“The other day I went to the Glasgow Art School degree show and, when I was coming out, two wee girls who were about eight years old came up to get a photograph taken with their dad. Those girls don’t know Trainspotting or any of those things. They know Rumpelstiltskin. So this show has introduced me to a brand new audience who then, through Twitter, go, ‘Oh, I watched Ravenous’ or ‘I watched Face’. And I think, ‘Oh my God, they’re actually going back through the whole catalogue of my work.’ They talk about things like Hamish Macbeth, things that were on the TV when they weren’t even born. But they love it, and I’m grateful for that.”

Carlyle does indeed have much to be grateful for when it comes to American television: Once Upon A Time and, immediately before it, Stargate Universe (in which he played spaceship scientist Nicholas Rush for two seasons) have paid the bills for the past seven years. The flip side is that both shows were filmed in Vancouver, and so Carlyle has had to spend most of his working life for those seven years in Canada.

“At the time when I left, the [UK film] industry was struggling,” he explains. “There was nothing coming in and the budgets were so low that when I did Summer and I Know You Know back to back [in 2007], I ended up getting paid the same as I got paid for Riff Raff in 1990. You can only do that so often. I’d spent a whole career doing low-budget indie stuff, which definitely feeds your head but your pockets are empty. I felt that I owed it to my kids, to the family, to actually put a wee bit money in the bank and get ourselves sorted. Thankfully that’s what I was able to do.

“An actor is only an actor if he’s acting, you know? So I’m on camera every day for nine months, and it’s fantastic to get the opportunity to do that. The level of these productions is high – $3-4 million per episode. You could make two movies for that over here. And, as you know, American television has gone through the roof in the last 10 years. People wouldn’t have touched it 15 years ago, but now people are queuing up to get in, so I think I was kind of lucky to get in when I did.”

The consequence is that he and his family – wife Anastasia, daughter Ava and sons Harvey and Pearce – are currently settled in Canada, with the children attending school there. And that’s surely one of the reasons why Carlyle was happy to sign on for a fifth season of Once Upon A Time.

“I’d be a liar if I said it wasn’t part of the decisions I’ve been making,” he agrees. “But having said that, I don’t see it lasting forever. I can see that going for another couple of years perhaps and then coming back. By that point my kids will be through the early part of their school life; actually Ava will probably be nearly finished – I know, can you believe it? – because she’s turning 13 next month. So in a few years’ time she’ll be past secondary education, going into further education for whatever she wants to do. Pearce will be starting to go into secondary. My first boy, Harvey, he’s the one in the middle; he’ll be caught between the two worlds… But my bread and butter has always been here, and by the time I come back, hopefully I’ll have made a bit of money and that will afford me the opportunity to do the low-budget films I love.”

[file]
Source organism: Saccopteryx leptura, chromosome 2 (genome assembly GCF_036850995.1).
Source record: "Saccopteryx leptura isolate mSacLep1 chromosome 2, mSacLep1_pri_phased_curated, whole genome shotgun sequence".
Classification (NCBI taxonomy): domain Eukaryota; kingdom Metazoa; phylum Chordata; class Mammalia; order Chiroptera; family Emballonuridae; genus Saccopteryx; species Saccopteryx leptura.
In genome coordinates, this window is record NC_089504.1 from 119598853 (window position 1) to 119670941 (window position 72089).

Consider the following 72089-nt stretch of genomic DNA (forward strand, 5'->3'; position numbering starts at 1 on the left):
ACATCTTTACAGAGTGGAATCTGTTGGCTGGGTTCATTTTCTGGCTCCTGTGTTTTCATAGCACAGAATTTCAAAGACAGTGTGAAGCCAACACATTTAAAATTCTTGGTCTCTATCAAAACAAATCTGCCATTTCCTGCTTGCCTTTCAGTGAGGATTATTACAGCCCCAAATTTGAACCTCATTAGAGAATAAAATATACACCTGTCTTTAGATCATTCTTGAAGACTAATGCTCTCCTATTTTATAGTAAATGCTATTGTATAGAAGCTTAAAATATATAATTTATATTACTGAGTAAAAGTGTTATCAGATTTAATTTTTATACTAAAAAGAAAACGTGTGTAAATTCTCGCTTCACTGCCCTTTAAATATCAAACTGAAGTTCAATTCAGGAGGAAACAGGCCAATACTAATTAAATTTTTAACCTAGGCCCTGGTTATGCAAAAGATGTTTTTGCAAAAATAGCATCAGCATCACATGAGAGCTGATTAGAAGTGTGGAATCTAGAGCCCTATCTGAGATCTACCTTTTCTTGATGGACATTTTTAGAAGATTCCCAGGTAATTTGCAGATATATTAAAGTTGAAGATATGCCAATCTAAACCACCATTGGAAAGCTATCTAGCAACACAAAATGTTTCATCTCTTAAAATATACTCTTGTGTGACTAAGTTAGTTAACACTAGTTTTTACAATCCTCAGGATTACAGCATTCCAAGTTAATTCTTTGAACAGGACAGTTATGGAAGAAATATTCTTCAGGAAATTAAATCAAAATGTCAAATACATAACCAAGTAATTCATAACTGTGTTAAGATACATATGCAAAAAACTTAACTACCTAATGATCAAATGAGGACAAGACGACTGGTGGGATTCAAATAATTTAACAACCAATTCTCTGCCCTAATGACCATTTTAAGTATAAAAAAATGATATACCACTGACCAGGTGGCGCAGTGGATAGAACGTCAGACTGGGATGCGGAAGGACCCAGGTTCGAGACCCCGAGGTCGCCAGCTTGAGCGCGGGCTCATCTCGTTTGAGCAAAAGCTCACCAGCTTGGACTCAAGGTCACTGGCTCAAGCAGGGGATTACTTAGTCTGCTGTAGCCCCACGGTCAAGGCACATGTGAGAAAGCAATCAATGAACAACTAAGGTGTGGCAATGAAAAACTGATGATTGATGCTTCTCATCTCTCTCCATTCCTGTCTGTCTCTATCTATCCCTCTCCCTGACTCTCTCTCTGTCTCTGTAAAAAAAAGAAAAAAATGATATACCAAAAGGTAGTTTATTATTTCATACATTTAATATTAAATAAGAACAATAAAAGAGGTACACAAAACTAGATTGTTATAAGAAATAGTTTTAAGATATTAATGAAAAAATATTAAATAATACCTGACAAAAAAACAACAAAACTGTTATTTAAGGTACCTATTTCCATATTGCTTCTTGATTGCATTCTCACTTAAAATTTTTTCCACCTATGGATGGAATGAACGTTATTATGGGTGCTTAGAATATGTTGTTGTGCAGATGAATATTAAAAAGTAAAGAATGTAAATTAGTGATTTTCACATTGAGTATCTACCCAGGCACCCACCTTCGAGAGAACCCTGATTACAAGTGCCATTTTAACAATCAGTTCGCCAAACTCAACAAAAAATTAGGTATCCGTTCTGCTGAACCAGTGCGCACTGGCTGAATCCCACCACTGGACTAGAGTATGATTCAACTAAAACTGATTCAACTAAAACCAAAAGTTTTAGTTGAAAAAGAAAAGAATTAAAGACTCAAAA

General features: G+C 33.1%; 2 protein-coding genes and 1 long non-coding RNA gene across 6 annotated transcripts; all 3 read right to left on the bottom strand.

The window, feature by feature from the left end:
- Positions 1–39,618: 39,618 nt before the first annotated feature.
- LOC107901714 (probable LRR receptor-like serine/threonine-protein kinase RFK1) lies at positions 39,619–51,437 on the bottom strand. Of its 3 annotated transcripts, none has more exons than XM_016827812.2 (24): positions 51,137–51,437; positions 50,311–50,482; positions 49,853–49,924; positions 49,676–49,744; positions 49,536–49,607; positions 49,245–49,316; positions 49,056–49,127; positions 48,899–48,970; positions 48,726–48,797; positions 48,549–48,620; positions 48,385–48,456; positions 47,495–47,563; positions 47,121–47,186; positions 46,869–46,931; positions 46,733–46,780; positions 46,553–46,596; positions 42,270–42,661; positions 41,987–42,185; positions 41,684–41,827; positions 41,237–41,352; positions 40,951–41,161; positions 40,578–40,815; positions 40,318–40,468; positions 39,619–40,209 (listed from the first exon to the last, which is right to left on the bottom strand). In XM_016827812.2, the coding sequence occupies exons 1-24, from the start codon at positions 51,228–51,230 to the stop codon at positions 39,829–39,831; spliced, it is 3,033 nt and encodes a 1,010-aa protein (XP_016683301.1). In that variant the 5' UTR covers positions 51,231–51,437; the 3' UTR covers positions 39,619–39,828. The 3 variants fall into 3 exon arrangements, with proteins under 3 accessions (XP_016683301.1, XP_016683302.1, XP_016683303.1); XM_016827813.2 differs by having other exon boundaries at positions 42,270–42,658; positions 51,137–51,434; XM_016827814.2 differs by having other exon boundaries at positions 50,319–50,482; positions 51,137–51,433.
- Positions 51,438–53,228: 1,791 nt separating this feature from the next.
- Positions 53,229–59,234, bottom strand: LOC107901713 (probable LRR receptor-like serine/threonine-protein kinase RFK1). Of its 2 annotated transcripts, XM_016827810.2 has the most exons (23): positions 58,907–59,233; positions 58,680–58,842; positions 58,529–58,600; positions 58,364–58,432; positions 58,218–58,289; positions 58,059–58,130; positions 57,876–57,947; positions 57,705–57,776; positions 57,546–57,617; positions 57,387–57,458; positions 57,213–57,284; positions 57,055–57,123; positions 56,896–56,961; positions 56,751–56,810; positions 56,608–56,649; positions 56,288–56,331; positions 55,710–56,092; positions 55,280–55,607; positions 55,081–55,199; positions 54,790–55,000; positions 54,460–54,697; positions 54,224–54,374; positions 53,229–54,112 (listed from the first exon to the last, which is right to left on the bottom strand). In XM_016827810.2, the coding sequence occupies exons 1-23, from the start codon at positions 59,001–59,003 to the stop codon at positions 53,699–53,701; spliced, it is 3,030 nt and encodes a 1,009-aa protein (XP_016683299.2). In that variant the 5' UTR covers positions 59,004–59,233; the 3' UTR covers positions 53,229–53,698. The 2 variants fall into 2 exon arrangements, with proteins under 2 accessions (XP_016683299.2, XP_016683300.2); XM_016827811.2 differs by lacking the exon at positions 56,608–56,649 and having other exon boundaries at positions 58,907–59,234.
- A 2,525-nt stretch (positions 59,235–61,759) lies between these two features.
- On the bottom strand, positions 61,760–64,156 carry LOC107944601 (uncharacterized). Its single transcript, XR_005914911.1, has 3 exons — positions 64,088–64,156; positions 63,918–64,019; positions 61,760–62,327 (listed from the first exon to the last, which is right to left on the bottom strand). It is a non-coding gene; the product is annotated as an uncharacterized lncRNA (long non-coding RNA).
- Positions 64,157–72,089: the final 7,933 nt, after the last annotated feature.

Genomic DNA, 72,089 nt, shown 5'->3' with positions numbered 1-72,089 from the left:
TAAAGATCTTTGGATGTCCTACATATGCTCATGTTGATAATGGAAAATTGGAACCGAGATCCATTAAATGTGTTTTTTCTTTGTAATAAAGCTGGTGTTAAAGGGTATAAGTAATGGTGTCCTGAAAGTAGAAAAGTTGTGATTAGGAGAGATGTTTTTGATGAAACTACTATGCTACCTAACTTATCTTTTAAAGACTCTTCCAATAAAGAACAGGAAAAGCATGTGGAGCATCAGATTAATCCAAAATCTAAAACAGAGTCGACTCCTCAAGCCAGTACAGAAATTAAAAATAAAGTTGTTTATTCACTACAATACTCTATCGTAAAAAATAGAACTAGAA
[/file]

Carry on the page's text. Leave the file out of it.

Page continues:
The Legend Of Barney Thomson proves, of course, that it’s not all about exile even now. It was a multi-strand Canadian-Scottish connection that brought the film to fruition, however: Canadian producer John G Lenic knew Carlyle from their work together on Stargate Universe and showed him fellow Canadian Richard Cowan’s original draft screenplay of The Long Midnight Of Barney Thomson, the first of Scotsman Douglas Lindsay’s seven-novel series about Glasgow’s unluckiest barber.

Carlyle, at first intending only to act in it, brought Scottish screenwriter Colin McLaren (Donkeys) onto the project to add more local flavour to the setting, story and dialogue. When the Canadian financiers suggested that Carlyle as both actor and director could be a neat selling hook for them, the Scot was ready to walk away.

“But,” he adds, “the more I thought about it, the more I realised, ‘Well, I know this quite well by now. I’ve actually done a director’s job on this, up to this point, so will it be easy enough for me to step in front of the camera at the same time?’ At the end, I just took a deep breath and thought, ‘You might never get another chance to do this, so whether it’s going to be difficult or not, give it a go.’”

He got around the practicalities of being simultaneously in front of and behind the camera by hiring a young acting graduate he knew, Mark Barrett, to become something more than a stand-in during rehearsal set-ups.